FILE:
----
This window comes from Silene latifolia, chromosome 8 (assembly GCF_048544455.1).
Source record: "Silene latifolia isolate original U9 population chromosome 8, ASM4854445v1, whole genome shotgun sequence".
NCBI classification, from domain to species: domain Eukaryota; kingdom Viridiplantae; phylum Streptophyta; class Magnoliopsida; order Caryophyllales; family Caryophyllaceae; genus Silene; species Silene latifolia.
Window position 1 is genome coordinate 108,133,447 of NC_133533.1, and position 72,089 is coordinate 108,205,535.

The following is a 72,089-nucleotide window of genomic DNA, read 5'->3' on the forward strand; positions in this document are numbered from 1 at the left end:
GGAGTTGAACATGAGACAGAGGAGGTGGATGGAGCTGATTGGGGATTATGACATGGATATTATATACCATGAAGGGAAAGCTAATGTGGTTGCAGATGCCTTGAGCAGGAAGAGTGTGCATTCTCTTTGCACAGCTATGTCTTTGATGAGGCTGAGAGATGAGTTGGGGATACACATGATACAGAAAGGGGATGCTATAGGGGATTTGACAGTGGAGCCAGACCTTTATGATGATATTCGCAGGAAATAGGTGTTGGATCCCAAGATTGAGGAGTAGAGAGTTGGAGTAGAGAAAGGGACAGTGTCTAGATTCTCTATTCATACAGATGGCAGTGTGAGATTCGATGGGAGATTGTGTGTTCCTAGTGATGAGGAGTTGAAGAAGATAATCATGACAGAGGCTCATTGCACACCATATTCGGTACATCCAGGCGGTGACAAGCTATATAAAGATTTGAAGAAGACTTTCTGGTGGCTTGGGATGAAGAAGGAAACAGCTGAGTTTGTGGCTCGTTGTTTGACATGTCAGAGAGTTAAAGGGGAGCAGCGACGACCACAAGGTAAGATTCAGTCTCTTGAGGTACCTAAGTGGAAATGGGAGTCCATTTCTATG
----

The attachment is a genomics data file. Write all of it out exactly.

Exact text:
This window comes from Silene latifolia, chromosome 8 (assembly GCF_048544455.1).
Source record: "Silene latifolia isolate original U9 population chromosome 8, ASM4854445v1, whole genome shotgun sequence".
NCBI classification, from domain to species: domain Eukaryota; kingdom Viridiplantae; phylum Streptophyta; class Magnoliopsida; order Caryophyllales; family Caryophyllaceae; genus Silene; species Silene latifolia.
Window position 1 is genome coordinate 108,133,447 of NC_133533.1, and position 72,089 is coordinate 108,205,535.

The following is a 72,089-nucleotide window of genomic DNA, read 5'->3' on the forward strand; positions in this document are numbered from 1 at the left end:
GGAGTTGAACATGAGACAGAGGAGGTGGATGGAGCTGATTGGGGATTATGACATGGATATTATATACCATGAAGGGAAAGCTAATGTGGTTGCAGATGCCTTGAGCAGGAAGAGTGTGCATTCTCTTTGCACAGCTATGTCTTTGATGAGGCTGAGAGATGAGTTGGGGATACACATGATACAGAAAGGGGATGCTATAGGGGATTTGACAGTGGAGCCAGACCTTTATGATGATATTCGCAGGAAATAGGTGTTGGATCCCAAGATTGAGGAGTAGAGAGTTGGAGTAGAGAAAGGGACAGTGTCTAGATTCTCTATTCATACAGATGGCAGTGTGAGATTCGATGGGAGATTGTGTGTTCCTAGTGATGAGGAGTTGAAGAAGATAATCATGACAGAGGCTCATTGCACACCATATTCGGTACATCCAGGCGGTGACAAGCTATATAAAGATTTGAAGAAGACTTTCTGGTGGCTTGGGATGAAGAAGGAAACAGCTGAGTTTGTGGCTCGTTGTTTGACATGTCAGAGAGTTAAAGGGGAGCAGCGACGACCACAAGGTAAGATTCAGTCTCTTGAGGTACCTAAGTGGAAATGGGAGTCCATTTCTATG